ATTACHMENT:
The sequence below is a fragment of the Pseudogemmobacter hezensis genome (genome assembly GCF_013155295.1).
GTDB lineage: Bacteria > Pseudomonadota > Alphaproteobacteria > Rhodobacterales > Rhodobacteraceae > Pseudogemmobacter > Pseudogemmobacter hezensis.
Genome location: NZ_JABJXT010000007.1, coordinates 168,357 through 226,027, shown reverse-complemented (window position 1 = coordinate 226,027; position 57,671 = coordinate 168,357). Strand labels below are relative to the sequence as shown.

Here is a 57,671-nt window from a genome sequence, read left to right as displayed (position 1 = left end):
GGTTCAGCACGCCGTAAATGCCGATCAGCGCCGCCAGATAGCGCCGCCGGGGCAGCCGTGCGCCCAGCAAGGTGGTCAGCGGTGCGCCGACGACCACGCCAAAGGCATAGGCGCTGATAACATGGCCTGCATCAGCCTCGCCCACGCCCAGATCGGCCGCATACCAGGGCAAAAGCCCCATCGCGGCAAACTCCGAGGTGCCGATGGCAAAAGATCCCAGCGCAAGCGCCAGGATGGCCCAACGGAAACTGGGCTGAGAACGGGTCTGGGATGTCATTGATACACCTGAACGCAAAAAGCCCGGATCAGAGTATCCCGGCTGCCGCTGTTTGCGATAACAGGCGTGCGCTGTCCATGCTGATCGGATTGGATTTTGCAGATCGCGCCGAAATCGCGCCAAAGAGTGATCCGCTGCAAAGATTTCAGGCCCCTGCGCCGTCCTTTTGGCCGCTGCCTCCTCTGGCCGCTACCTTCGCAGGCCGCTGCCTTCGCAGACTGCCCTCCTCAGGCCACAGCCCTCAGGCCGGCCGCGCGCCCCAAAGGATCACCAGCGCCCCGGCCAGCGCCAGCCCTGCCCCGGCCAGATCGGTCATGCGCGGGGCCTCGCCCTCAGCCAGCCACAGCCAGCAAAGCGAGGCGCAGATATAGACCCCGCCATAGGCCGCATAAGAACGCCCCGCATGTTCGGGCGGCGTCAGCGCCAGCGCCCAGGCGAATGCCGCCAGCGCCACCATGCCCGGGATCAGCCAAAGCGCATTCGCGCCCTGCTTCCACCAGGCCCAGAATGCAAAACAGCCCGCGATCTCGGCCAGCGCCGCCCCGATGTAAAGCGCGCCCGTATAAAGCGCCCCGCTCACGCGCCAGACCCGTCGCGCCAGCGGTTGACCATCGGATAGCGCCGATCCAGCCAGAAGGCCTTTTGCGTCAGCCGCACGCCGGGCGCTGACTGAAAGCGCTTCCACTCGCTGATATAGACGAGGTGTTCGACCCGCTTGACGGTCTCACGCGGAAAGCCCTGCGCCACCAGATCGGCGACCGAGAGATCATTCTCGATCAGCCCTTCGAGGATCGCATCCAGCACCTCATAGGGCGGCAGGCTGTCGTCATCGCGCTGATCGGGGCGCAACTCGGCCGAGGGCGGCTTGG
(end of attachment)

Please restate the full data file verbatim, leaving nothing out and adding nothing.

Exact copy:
The sequence below is a fragment of the Pseudogemmobacter hezensis genome (genome assembly GCF_013155295.1).
GTDB lineage: Bacteria > Pseudomonadota > Alphaproteobacteria > Rhodobacterales > Rhodobacteraceae > Pseudogemmobacter > Pseudogemmobacter hezensis.
Genome location: NZ_JABJXT010000007.1, coordinates 168,357 through 226,027, shown reverse-complemented (window position 1 = coordinate 226,027; position 57,671 = coordinate 168,357). Strand labels below are relative to the sequence as shown.

Here is a 57,671-nt window from a genome sequence, read left to right as displayed (position 1 = left end):
GGTTCAGCACGCCGTAAATGCCGATCAGCGCCGCCAGATAGCGCCGCCGGGGCAGCCGTGCGCCCAGCAAGGTGGTCAGCGGTGCGCCGACGACCACGCCAAAGGCATAGGCGCTGATAACATGGCCTGCATCAGCCTCGCCCACGCCCAGATCGGCCGCATACCAGGGCAAAAGCCCCATCGCGGCAAACTCCGAGGTGCCGATGGCAAAAGATCCCAGCGCAAGCGCCAGGATGGCCCAACGGAAACTGGGCTGAGAACGGGTCTGGGATGTCATTGATACACCTGAACGCAAAAAGCCCGGATCAGAGTATCCCGGCTGCCGCTGTTTGCGATAACAGGCGTGCGCTGTCCATGCTGATCGGATTGGATTTTGCAGATCGCGCCGAAATCGCGCCAAAGAGTGATCCGCTGCAAAGATTTCAGGCCCCTGCGCCGTCCTTTTGGCCGCTGCCTCCTCTGGCCGCTACCTTCGCAGGCCGCTGCCTTCGCAGACTGCCCTCCTCAGGCCACAGCCCTCAGGCCGGCCGCGCGCCCCAAAGGATCACCAGCGCCCCGGCCAGCGCCAGCCCTGCCCCGGCCAGATCGGTCATGCGCGGGGCCTCGCCCTCAGCCAGCCACAGCCAGCAAAGCGAGGCGCAGATATAGACCCCGCCATAGGCCGCATAAGAACGCCCCGCATGTTCGGGCGGCGTCAGCGCCAGCGCCCAGGCGAATGCCGCCAGCGCCACCATGCCCGGGATCAGCCAAAGCGCATTCGCGCCCTGCTTCCACCAGGCCCAGAATGCAAAACAGCCCGCGATCTCGGCCAGCGCCGCCCCGATGTAAAGCGCGCCCGTATAAAGCGCCCCGCTCACGCGCCAGACCCGTCGCGCCAGCGGTTGACCATCGGATAGCGCCGATCCAGCCAGAAGGCCTTTTGCGTCAGCCGCACGCCGGGCGCTGACTGAAAGCGCTTCCACTCGCTGATATAGACGAGGTGTTCGACCCGCTTGACGGTCTCACGCGGAAAGCCCTGCGCCACCAGATCGGCGACCGAGAGATCATTCTCGATCAGCCCTTCGAGGATCGCATCCAGCACCTCATAGGGCGGCAGGCTGTCGTCATCGCGCTGATCGGGGCGCAACTCGGCCGAGGGCGGCTTGG